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Young adults have a high prevalence of many preventable diseases and frequently lack a usual source of ambulatory care, yet little is known about their use of the emergency department.
To characterize care provided to young adults in the emergency department.
Cross-sectional analysis of visits from young adults age 20 to 29 presenting to emergency departments (N=17,048) and outpatient departments (N=14,443) in the National Hospital Ambulatory Medical Care Survey and National Ambulatory Medical Care Survey.
Visits to the emergency department compared to ambulatory offices.
Emergency department care accounts for 21.6% of all health care visits from young adults, more than children/adolescents (12.6%; P<0.001) or patients 30 years and over (8.3%; P<0.001). Visits from young adults were considerably more likely to occur in the emergency department for both injury-related and non-injury-related reasons compared to children/adolescents (P<0.001) or older adults (P<0.001). Visits from black young adults were more likely than whites to occur in the emergency department (36.2% vs.19.2%; P<0.001) rather than outpatient offices. The proportion of care delivered to black young adults in the emergency department increased between 1996 and 2006 (25.9% to 38.5%; P=0.001 for trend). In 2006, nearly half (48.5%) of all health care provided to young black men was delivered through emergency departments. The urgency of young adult emergency visits was less than other age groups and few (4.7%) resulted in hospital admission.
A considerable amount of care provided to young adults is delivered through emergency departments. Trends suggest that young adults are increasingly relying on emergency departments for health care, while being seen for less urgent indications.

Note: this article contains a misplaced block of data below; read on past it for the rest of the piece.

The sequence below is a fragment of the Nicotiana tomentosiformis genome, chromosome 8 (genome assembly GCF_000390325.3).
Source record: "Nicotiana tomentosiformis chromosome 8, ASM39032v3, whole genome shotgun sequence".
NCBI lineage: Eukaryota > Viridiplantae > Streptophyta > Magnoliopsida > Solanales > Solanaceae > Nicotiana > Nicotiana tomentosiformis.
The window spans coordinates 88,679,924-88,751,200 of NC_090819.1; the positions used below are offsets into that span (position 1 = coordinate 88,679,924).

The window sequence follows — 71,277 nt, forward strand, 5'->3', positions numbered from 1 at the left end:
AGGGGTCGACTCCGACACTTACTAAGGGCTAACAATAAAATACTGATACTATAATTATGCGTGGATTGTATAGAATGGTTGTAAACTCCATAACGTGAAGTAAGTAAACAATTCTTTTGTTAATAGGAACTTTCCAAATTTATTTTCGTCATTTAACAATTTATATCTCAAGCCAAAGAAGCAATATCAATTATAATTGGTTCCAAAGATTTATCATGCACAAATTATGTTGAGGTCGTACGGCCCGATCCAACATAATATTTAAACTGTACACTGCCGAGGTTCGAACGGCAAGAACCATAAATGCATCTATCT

Young adults represent a generally healthy population, yet their mortality rate is over twice that of adolescents and they have the highest rates of many preventable diseases.1–3 The rates of substance abuse, sexually transmitted illnesses, homicide, and motor vehicle accidents all peak in young adulthood.2 Additionally, young adults face triple the suicide rate of adolescents and have considerably higher rates of tobacco use, binge drinking, and illicit drug use.2,3
Despite preventable risks, young adults frequently lack a usual source of ambulatory care and infrequently receive preventive care aimed at the greatest threats to their health.4,5 Young adults are the most likely age group to lack health insurance, further hindering access to care and contributing to delayed treatments.4,6 The US Department of Health and Human Services established several national objectives through Healthy People 2010 aimed at improving access to care, reducing preventable diseases, and reducing mortality in young adults, yet little progress has been made.7,8